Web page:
Marijuana-Stuffed Mail Intercepts Hit Another High, Postal Inspectors Say
About 45,000 pounds of pot didn’t reach would-be recipients last year.
What’s in that package? It’s unclear how many packages delivered by the U.S. Postal Service contain drugs, but the number of busts by the U.S. Postal Inspection Service is on the upswing.
The U.S. Postal Inspection Service ended fiscal year 2013 on a high, intercepting 20 percent more pot-packed parcels and tallying 14 percent more arrests and indictments for mailing controlled substances than in the preceding year.
During the fiscal year, which ended in September, inspectors confiscated 45,000 pounds of cannabis concealed within 9,100 parcels, according to Paul Krenn, an assistant inspector in charge at the U.S. Postal Inspection Service’s Washington, D.C., headquarters.
In fiscal year 2012 inspectors found 42,000 pounds of marijuana stashed in about 7,600 parcels.
Marijuana is far and away the most common drug intercepted by inspectors. In fiscal year 2013 marijuana intercepts comprised 68 percent of 13,389 drug-related seizures, up from 67 percent of 11,322 seizures the year before. The overall figures include trafficking proceeds.
Postal inspectors, often in cooperation with local and other national law enforcement agencies, secured 2,622 arrests and indictments for mailing controlled substances in fiscal year 2013, up from 2,299 arrests and indictments the preceding year.
|Fiscal Year 2012||Fiscal Year 2013||Increase|
|Marijuana parcel intercepts||7,600||9,100||+19.7 percent|
|Pounds of marijuana seized||42,000||45,000||+7.1 percent|
|All drug and drug-related parcel seizures||11,322||13,389||+18.3 percent|
|Arrests and indictments for mailing controlled substances||2,299||2,622||+14 percent|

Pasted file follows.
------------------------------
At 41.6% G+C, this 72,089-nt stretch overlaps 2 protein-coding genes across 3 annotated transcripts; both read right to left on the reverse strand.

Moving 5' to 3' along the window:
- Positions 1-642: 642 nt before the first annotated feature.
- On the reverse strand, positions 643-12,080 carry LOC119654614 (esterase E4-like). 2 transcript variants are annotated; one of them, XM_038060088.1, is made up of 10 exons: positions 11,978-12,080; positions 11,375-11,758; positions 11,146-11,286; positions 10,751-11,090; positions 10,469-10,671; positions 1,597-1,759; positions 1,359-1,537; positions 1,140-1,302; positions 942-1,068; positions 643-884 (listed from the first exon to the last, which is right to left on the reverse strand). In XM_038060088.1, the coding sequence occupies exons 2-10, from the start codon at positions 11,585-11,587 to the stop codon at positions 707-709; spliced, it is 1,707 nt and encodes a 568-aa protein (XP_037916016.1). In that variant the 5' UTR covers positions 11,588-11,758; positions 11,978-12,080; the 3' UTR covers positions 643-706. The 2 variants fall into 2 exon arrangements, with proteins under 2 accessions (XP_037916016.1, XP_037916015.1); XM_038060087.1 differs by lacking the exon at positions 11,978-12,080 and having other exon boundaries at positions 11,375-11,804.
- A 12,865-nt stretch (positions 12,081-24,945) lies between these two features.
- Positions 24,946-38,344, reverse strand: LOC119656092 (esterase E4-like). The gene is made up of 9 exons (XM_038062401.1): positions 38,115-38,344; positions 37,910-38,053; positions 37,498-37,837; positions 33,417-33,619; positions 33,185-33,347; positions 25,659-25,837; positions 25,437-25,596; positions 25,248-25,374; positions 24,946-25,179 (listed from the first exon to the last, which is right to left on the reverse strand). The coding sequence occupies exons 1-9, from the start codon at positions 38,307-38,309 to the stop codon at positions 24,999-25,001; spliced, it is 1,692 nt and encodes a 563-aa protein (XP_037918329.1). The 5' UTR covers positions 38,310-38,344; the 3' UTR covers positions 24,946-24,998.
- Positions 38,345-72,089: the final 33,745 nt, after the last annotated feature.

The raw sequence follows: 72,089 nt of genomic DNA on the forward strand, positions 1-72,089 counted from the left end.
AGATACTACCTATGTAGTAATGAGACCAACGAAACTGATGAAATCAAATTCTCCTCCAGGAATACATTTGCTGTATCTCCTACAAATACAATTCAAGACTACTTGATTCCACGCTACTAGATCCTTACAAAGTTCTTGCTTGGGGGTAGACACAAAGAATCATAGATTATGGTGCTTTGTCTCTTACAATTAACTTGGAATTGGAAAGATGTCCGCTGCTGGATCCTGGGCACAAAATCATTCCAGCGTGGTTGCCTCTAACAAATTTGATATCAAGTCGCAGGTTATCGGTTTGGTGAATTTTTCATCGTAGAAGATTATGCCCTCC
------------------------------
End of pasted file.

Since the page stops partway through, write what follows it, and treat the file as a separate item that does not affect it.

The inspectors recently began tabulating arrests and indictments together. In previous years only arrests were recorded in year-end reports. The number of arrests in fiscal year 2012 – 1,760 – was 33 percent higher than the preceding year and up 200 percent from 2006.
It’s unclear if the increase in intercepts reflects an increase in shipments or merely better detection methods.
In addition to more traditional drug dealers, the Silk Road online drug marketplace – founded in 2011 – became a household name last year, with sellers using the mail system to deliver Internet-placed orders. Silk Road was taken offline by the FBI in October after more than 100,000 satisfied customers bought drugs.
The U.S. Postal Service is the preferred carrier for many drug-shippers because it offers more stringent Fourth Amendment protection. Postal inspectors must acquire a search warrant based on probable cause before inspecting First Class mail and parcels. FedEx and UPS both specify in their terms of service that they reserve the right to open and inspect any package at their own discretion. That low bar for corporate carriers may be creeping higher – the California Supreme Court ruled in 2013, for example, that local police should have acquired a warrant before opening a FedEx package emitting a pungent odor of weed.